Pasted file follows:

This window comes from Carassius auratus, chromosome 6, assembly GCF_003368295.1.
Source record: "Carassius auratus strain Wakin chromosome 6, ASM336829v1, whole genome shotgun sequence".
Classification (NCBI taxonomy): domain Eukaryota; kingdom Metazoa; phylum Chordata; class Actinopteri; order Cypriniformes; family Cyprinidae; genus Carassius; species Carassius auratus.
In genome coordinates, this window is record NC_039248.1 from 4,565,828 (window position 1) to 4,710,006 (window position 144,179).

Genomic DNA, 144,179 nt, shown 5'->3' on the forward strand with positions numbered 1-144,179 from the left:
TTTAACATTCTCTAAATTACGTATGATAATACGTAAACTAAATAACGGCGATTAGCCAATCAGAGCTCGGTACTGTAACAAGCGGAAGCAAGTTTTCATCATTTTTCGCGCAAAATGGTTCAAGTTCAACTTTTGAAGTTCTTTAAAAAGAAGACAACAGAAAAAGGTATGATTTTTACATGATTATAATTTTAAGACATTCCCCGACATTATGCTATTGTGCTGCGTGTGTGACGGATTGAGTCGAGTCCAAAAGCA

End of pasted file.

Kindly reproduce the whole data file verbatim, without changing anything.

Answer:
This window comes from Carassius auratus, chromosome 6, assembly GCF_003368295.1.
Source record: "Carassius auratus strain Wakin chromosome 6, ASM336829v1, whole genome shotgun sequence".
Classification (NCBI taxonomy): domain Eukaryota; kingdom Metazoa; phylum Chordata; class Actinopteri; order Cypriniformes; family Cyprinidae; genus Carassius; species Carassius auratus.
In genome coordinates, this window is record NC_039248.1 from 4,565,828 (window position 1) to 4,710,006 (window position 144,179).

Genomic DNA, 144,179 nt, shown 5'->3' on the forward strand with positions numbered 1-144,179 from the left:
TTTAACATTCTCTAAATTACGTATGATAATACGTAAACTAAATAACGGCGATTAGCCAATCAGAGCTCGGTACTGTAACAAGCGGAAGCAAGTTTTCATCATTTTTCGCGCAAAATGGTTCAAGTTCAACTTTTGAAGTTCTTTAAAAAGAAGACAACAGAAAAAGGTATGATTTTTACATGATTATAATTTTAAGACATTCCCCGACATTATGCTATTGTGCTGCGTGTGTGACGGATTGAGTCGAGTCCAAAAGCA